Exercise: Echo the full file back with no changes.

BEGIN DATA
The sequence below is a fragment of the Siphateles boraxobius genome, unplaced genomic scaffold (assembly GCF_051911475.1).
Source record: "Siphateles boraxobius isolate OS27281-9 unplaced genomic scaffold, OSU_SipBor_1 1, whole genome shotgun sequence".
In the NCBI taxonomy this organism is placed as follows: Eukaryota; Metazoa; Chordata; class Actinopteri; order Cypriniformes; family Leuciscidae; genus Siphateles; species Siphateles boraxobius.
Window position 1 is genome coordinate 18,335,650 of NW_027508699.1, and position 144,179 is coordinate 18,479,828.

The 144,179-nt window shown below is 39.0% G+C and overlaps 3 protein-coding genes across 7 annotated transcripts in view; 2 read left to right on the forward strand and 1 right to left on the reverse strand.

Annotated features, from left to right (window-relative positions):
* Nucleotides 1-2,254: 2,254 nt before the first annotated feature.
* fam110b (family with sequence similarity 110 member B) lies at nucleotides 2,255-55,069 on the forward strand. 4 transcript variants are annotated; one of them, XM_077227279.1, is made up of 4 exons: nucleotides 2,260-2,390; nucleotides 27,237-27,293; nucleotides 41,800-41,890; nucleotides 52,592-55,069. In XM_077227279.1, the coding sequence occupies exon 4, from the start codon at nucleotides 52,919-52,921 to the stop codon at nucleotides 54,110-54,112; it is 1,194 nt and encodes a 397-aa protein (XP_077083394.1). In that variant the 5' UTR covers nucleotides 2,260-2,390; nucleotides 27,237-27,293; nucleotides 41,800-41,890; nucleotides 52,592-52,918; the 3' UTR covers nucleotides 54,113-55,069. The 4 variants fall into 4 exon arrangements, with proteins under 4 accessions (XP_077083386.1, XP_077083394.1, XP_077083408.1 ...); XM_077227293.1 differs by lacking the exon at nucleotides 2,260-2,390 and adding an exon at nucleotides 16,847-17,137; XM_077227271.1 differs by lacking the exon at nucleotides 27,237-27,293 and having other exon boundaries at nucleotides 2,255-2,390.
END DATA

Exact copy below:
The sequence below is a fragment of the Siphateles boraxobius genome, unplaced genomic scaffold (assembly GCF_051911475.1).
Source record: "Siphateles boraxobius isolate OS27281-9 unplaced genomic scaffold, OSU_SipBor_1 1, whole genome shotgun sequence".
In the NCBI taxonomy this organism is placed as follows: Eukaryota; Metazoa; Chordata; class Actinopteri; order Cypriniformes; family Leuciscidae; genus Siphateles; species Siphateles boraxobius.
Window position 1 is genome coordinate 18,335,650 of NW_027508699.1, and position 144,179 is coordinate 18,479,828.

The 144,179-nt window shown below is 39.0% G+C and overlaps 3 protein-coding genes across 7 annotated transcripts in view; 2 read left to right on the forward strand and 1 right to left on the reverse strand.

Annotated features, from left to right (window-relative positions):
* Nucleotides 1-2,254: 2,254 nt before the first annotated feature.
* fam110b (family with sequence similarity 110 member B) lies at nucleotides 2,255-55,069 on the forward strand. 4 transcript variants are annotated; one of them, XM_077227279.1, is made up of 4 exons: nucleotides 2,260-2,390; nucleotides 27,237-27,293; nucleotides 41,800-41,890; nucleotides 52,592-55,069. In XM_077227279.1, the coding sequence occupies exon 4, from the start codon at nucleotides 52,919-52,921 to the stop codon at nucleotides 54,110-54,112; it is 1,194 nt and encodes a 397-aa protein (XP_077083394.1). In that variant the 5' UTR covers nucleotides 2,260-2,390; nucleotides 27,237-27,293; nucleotides 41,800-41,890; nucleotides 52,592-52,918; the 3' UTR covers nucleotides 54,113-55,069. The 4 variants fall into 4 exon arrangements, with proteins under 4 accessions (XP_077083386.1, XP_077083394.1, XP_077083408.1 ...); XM_077227293.1 differs by lacking the exon at nucleotides 2,260-2,390 and adding an exon at nucleotides 16,847-17,137; XM_077227271.1 differs by lacking the exon at nucleotides 27,237-27,293 and having other exon boundaries at nucleotides 2,255-2,390.